was pleasantly surprised by an article in CIO magazine on the 16th
of January (http://bit.ly/yRBaI0) about Commonwealth bank's social
media program. The article opens with the statement that the bank
is using its Facebook account to "...create a community of customers
and interact with them…" with the aim to increase customer support.
This might still be the case for Commonwealth bank, but to my disappointment
the rest of the article then shows some of the same mistakes most
companies in Australia make when using social media: use this innovative
medium for out-dated marketing campaigns.
with customers instead of gathering fans
Let's take a look at the success story. The first statement is that
the bank has attracted 100,000 'fans' to its Facebook page. This
looks like a big success, but attracting less than 2% of your customers
to a new communication channel that about two thirds of them are
already using for other reasons is not that big a success, especially
as having 'fans' by itself does not add any value to the bank. However,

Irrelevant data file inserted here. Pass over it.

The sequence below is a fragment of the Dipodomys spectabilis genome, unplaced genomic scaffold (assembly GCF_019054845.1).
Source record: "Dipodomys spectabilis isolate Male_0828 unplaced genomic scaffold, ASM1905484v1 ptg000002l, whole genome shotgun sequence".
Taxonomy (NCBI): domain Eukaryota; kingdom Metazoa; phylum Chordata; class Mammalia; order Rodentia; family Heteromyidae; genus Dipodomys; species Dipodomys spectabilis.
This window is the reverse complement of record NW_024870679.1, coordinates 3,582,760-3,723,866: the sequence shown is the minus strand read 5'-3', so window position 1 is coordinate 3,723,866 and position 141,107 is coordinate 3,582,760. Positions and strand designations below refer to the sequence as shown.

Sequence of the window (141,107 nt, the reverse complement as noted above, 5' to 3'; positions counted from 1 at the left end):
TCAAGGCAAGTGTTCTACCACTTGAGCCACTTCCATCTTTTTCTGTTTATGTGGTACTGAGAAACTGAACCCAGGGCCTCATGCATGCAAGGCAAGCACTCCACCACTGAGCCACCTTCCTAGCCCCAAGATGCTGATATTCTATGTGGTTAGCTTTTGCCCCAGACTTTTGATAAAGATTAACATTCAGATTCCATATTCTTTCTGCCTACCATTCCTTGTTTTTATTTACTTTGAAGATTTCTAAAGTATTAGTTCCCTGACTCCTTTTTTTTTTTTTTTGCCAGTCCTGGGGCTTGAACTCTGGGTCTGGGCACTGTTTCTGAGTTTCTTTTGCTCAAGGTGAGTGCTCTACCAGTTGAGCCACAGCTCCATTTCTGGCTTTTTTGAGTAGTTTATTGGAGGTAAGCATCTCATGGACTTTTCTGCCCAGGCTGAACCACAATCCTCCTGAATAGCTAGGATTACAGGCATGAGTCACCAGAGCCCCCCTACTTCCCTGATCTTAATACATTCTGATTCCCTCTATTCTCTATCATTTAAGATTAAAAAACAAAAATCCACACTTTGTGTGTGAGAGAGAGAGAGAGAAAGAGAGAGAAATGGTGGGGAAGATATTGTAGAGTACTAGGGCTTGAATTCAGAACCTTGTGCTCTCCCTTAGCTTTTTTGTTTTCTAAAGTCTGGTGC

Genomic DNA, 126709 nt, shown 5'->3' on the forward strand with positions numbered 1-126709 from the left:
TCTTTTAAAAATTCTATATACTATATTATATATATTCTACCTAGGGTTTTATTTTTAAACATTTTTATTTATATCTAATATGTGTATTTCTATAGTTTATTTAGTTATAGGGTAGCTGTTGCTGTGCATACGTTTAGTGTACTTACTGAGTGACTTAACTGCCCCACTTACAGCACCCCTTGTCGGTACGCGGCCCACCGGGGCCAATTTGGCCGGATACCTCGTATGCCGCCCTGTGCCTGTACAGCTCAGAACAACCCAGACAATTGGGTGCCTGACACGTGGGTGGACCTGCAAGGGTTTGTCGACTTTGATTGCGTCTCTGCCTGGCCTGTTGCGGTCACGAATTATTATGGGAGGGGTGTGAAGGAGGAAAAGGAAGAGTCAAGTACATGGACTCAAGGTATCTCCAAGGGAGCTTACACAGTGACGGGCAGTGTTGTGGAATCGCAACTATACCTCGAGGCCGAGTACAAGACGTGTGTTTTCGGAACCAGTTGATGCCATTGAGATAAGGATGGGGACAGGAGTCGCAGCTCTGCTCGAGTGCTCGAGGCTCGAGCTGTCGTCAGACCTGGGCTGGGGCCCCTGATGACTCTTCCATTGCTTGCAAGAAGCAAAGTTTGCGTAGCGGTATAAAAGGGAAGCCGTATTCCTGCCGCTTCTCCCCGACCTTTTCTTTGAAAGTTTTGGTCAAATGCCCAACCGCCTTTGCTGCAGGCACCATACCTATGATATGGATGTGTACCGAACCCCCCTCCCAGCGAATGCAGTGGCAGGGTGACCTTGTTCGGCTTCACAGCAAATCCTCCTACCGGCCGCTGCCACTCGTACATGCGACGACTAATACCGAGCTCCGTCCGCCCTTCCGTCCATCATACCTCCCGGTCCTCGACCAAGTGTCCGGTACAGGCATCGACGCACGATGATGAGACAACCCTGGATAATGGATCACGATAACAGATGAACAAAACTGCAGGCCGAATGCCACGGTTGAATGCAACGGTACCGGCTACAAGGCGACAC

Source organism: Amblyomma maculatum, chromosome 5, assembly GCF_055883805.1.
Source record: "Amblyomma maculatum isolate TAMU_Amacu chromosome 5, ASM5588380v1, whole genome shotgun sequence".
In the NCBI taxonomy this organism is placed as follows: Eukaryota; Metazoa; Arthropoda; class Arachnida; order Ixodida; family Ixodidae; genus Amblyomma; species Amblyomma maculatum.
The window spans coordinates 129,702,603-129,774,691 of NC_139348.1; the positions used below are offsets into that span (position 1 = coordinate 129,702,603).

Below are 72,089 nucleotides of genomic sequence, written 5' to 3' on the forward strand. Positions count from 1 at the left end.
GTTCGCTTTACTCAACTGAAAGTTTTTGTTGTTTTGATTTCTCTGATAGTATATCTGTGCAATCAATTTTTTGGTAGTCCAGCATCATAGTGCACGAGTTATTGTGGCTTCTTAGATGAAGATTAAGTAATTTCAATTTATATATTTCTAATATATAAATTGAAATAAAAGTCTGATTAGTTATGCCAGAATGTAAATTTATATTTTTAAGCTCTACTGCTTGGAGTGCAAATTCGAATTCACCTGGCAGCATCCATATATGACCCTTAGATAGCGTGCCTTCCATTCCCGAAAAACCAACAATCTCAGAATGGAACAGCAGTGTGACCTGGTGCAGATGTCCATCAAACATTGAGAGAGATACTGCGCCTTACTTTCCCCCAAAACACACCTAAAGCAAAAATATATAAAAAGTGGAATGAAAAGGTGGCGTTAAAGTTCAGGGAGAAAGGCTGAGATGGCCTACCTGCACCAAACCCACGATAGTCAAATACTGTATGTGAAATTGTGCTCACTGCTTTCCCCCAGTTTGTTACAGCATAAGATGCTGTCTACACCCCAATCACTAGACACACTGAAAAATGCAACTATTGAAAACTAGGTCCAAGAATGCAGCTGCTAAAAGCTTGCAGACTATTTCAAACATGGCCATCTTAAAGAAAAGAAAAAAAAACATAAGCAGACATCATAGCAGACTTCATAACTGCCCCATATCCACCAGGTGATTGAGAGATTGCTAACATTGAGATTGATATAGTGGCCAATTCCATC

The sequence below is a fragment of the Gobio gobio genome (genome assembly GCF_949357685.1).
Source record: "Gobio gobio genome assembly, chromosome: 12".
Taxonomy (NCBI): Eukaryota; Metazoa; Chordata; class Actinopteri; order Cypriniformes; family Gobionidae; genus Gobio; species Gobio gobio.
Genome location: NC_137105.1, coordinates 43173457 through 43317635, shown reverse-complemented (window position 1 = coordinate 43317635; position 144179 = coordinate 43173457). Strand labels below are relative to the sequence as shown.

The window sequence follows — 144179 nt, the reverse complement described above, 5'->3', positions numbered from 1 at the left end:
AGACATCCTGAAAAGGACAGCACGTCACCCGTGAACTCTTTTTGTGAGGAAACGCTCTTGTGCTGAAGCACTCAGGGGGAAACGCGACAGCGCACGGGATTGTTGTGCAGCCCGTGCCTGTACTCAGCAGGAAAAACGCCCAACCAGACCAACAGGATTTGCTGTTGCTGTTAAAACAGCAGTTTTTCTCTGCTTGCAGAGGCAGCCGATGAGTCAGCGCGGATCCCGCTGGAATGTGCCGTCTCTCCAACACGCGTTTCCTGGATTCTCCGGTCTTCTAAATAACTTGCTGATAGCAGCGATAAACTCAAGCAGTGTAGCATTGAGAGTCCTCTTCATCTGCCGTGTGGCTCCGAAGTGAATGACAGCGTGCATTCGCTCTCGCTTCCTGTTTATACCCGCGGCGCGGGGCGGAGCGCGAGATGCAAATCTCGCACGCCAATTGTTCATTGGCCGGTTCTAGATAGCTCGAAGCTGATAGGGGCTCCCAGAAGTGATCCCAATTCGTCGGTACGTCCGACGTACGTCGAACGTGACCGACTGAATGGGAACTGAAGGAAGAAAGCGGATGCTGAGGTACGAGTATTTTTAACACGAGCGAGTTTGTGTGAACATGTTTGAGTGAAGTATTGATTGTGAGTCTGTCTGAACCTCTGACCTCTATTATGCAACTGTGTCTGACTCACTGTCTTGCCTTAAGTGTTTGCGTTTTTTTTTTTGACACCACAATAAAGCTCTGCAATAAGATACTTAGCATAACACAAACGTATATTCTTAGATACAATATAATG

20% of those fans engage with the bank through the Facebook account
and that is where Commonwealth could make a difference.
So, how does Commonwealth engage with those 20,000 fans? That is
where the article became a disappointment. The main use the bank
has for the Facebook page is to give away gifts for opening an account
with the bank, have competitions and let fans help decide where
charity funds should be spent. At the end of the article it is shortly
mentioned that the channel is also used to answer questions from
customers, which to my idea should have been mentioned as first
and most important reason for using this channel.
Now, I have no idea how much the emphasize on certain aspects of
the Commonwealth Facebook use in this article is placed by the bank
itself or by the writer of the article, but as it is written now,
it promotes the use of old-fashioned marketing campaigns on a new
medium, instead of using the power of that medium to grow business.
Where social media can make a difference is by engaging with the
bank's clients to deliver the best service possible; constantly
improving that service with the help of that client, improving the
relationship between the clients and the bank and thus improving
client retention. Going even further Commonwealth could use the
channel to integrate the customers fully into the process of building
a better business. This is not done by giving away prizes for competitions,
as customers do not choose for and stay with a bank for the prizes
they can win; not by talking about cricket, as this is not the main
business of the bank; and not by using a customer service channel
like social media to try to sell more (get people to open new accounts).
A truly social business will move away from marketing and sales
in social media and turn it into a strong customer service and business